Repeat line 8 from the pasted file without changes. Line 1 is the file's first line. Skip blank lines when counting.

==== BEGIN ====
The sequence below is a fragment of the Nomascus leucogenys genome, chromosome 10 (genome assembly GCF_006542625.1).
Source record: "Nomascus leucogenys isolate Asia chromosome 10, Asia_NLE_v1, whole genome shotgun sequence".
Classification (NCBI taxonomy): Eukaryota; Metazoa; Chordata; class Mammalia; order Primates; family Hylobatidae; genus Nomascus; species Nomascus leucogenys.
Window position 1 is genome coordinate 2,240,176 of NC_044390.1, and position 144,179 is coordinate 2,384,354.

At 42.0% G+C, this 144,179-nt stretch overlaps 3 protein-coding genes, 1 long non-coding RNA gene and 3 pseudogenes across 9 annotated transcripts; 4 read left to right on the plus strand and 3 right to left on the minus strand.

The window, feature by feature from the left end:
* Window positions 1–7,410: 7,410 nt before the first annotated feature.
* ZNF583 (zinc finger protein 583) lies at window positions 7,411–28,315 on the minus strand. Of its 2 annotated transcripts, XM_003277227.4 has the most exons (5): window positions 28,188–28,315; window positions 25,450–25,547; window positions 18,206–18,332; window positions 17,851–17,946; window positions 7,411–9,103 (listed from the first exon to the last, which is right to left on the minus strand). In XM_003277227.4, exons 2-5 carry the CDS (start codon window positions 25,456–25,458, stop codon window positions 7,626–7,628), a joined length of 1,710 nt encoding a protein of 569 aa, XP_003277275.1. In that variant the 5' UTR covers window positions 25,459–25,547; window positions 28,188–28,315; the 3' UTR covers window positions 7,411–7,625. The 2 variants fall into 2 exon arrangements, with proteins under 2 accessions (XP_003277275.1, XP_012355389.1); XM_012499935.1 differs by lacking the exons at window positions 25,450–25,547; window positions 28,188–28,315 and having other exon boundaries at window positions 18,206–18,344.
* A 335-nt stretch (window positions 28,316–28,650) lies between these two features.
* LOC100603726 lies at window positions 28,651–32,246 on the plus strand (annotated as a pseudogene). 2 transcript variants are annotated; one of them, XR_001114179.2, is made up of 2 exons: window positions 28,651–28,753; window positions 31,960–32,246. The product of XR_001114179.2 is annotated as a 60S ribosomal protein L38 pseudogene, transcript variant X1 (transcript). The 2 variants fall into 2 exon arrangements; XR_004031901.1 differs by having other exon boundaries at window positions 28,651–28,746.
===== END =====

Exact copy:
* ZNF583 (zinc finger protein 583) lies at window positions 7,411–28,315 on the minus strand. Of its 2 annotated transcripts, XM_003277227.4 has the most exons (5): window positions 28,188–28,315; window positions 25,450–25,547; window positions 18,206–18,332; window positions 17,851–17,946; window positions 7,411–9,103 (listed from the first exon to the last, which is right to left on the minus strand). In XM_003277227.4, exons 2-5 carry the CDS (start codon window positions 25,456–25,458, stop codon window positions 7,626–7,628), a joined length of 1,710 nt encoding a protein of 569 aa, XP_003277275.1. In that variant the 5' UTR covers window positions 25,459–25,547; window positions 28,188–28,315; the 3' UTR covers window positions 7,411–7,625. The 2 variants fall into 2 exon arrangements, with proteins under 2 accessions (XP_003277275.1, XP_012355389.1); XM_012499935.1 differs by lacking the exons at window positions 25,450–25,547; window positions 28,188–28,315 and having other exon boundaries at window positions 18,206–18,344.